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KxBurns
Posts: 1,006
Registered: ‎09-06-2007
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Re: Friendship


krb2g wrote:

I get what you're saying about space, Karen, and I wonder if this geography thing is part of why Beth makes the (somewhat disasterous) move back to New York--in New York they're all (except Tal, who really drifts off as his acting career takes off) somewhat geographically close, but because they aren't going to school together anymore everything has changed anyway, and while they see each other at parties (at least that's where we mostly see them interacting as a group), the friendships have changed and grown more distant.


 

 

Interesting! So their proximity to eachother only highlights the growing distance between them?

Correspondent
m3girl
Posts: 194
Registered: ‎03-02-2007
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Re: Friendship

Friendships made in college are forged first because of shared experiences (examps, late night studying) and interests.  These relationships face stress after graduation because the environment changes significantly and everyone's challenges change - some are bigger than others.  Their lives change - jobs, marriage, children...and not usually at the same time.  The group is threatened by outsiders as new individuals are introduced - i.e. spouces.

Tuck never seems to be integrated into the group - and so he brings in Caitlin and Rob (His friends).

No idea what's up with Will (even after finishing the book)...

They all seem to be at Dave's party that one night more out of obligation than because they really want to be there and see each other.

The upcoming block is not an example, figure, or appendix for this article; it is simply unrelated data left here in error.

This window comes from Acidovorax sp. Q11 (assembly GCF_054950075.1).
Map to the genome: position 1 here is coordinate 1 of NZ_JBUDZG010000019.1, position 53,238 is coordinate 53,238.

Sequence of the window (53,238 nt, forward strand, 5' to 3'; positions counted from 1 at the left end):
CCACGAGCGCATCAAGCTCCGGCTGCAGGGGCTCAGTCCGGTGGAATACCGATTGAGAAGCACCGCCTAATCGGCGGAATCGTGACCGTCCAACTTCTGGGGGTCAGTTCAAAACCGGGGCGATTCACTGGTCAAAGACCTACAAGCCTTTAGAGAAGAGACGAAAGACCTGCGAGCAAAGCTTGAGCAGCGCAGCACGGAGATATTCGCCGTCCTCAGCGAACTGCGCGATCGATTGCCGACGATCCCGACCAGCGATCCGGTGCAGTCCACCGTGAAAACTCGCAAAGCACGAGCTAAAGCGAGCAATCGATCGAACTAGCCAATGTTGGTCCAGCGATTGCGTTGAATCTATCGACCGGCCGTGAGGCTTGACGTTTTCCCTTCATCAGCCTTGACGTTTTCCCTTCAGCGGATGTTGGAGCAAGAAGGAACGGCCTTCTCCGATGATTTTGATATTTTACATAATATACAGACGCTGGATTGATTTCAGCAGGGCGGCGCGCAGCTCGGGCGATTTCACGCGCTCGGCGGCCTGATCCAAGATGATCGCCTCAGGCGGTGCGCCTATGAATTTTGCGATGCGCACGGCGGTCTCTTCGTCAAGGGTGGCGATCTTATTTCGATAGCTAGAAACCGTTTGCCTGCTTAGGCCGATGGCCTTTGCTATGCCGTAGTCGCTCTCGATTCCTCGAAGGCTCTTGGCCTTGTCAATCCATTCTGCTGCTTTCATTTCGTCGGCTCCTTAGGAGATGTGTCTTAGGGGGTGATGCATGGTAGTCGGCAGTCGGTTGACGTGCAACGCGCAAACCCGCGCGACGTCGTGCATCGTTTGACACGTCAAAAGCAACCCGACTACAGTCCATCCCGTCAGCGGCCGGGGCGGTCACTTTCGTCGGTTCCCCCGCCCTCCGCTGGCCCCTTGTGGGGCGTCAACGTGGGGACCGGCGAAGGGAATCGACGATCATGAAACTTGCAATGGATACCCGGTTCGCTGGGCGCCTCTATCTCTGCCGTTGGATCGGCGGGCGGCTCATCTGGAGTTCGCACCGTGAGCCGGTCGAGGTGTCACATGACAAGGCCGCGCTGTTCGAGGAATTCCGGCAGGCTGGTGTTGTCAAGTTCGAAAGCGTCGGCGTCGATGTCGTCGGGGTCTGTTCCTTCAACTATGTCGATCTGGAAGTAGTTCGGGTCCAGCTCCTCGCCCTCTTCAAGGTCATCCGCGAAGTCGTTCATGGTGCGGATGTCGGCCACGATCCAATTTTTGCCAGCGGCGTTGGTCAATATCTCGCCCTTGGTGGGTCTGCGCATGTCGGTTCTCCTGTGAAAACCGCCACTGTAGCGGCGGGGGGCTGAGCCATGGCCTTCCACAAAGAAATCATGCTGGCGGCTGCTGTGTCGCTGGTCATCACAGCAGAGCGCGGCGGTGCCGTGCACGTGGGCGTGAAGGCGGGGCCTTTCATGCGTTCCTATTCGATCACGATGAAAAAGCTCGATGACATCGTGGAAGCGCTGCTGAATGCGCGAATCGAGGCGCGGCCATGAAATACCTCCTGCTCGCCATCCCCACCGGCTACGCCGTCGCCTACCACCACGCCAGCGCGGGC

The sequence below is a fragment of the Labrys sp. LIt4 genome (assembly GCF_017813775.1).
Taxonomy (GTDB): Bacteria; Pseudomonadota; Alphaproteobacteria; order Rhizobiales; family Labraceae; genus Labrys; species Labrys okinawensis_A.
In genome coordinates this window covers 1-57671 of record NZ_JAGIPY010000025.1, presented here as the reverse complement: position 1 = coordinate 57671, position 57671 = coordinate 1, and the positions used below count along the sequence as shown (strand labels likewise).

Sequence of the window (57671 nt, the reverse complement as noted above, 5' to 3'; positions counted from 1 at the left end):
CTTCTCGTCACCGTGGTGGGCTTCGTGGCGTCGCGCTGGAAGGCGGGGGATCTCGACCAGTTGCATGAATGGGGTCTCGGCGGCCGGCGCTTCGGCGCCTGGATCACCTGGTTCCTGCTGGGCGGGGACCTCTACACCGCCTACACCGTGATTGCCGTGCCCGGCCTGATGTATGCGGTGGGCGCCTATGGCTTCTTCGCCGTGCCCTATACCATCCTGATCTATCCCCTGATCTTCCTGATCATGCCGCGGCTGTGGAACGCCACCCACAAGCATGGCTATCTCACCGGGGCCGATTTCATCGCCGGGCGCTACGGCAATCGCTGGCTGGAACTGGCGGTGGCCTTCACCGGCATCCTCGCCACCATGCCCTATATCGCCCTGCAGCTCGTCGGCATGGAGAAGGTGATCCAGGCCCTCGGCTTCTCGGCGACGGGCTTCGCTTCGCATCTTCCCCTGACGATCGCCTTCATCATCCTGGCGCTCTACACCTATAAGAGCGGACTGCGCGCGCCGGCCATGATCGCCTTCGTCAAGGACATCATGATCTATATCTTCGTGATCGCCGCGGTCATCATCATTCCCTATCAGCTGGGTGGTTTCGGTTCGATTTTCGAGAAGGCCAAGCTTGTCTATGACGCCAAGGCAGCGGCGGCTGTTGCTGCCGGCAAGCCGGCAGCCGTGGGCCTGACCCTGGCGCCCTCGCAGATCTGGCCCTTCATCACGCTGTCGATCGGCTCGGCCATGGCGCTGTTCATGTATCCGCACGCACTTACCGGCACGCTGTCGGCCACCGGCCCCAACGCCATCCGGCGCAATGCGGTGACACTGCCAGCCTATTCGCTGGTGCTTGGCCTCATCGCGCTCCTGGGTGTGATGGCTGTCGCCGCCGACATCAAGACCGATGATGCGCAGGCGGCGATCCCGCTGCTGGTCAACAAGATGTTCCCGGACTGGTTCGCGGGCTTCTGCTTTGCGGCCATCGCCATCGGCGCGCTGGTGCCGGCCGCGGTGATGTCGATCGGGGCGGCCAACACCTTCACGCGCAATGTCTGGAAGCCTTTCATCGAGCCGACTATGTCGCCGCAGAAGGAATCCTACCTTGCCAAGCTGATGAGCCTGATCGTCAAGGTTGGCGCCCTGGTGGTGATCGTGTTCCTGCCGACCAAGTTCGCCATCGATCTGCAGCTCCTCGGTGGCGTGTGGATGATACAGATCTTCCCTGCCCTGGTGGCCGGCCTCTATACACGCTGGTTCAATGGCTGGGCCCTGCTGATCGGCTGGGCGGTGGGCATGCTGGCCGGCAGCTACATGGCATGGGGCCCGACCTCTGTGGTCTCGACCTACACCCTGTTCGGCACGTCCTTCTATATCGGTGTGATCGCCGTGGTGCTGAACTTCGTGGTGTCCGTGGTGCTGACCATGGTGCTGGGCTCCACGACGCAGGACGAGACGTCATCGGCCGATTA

Who is the leader?  Sounds like Lil was the leader in college but I think Sadie is more of the leader after college.

As the years pass by it is understandable that the group will be less of their focus.

 

Susan

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Read-n-Rider
Posts: 157
Registered: ‎01-29-2007
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Re: Friendship

I find it somewhat extraordinary that this group of friends is still intact several years after their college graduation.  In my own case, for example, this did not happen.  While we seemed very close during school, once we finished, we quite quickly lost contact.  The fact that the characters in A Fortunate Age were undergrads in Ohio and then most of them moved to NYC may have helped to hold them together.  My friends and I left for widely-separated locales after graduation and, after a letter or two (This was before e-mail, IM'ing, or even home computers, for that matter!), we just drifted apart.  Hmmm, maybe modern technology is the real answer--I know that my granddaughter still "talks" with her former college--and even high school--classmates, though she seldom if ever sees most of them.

 

Joan

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KxBurns
Posts: 1,006
Registered: ‎09-06-2007
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Re: Friendship

[ Edited ]

Read-n-Rider wrote: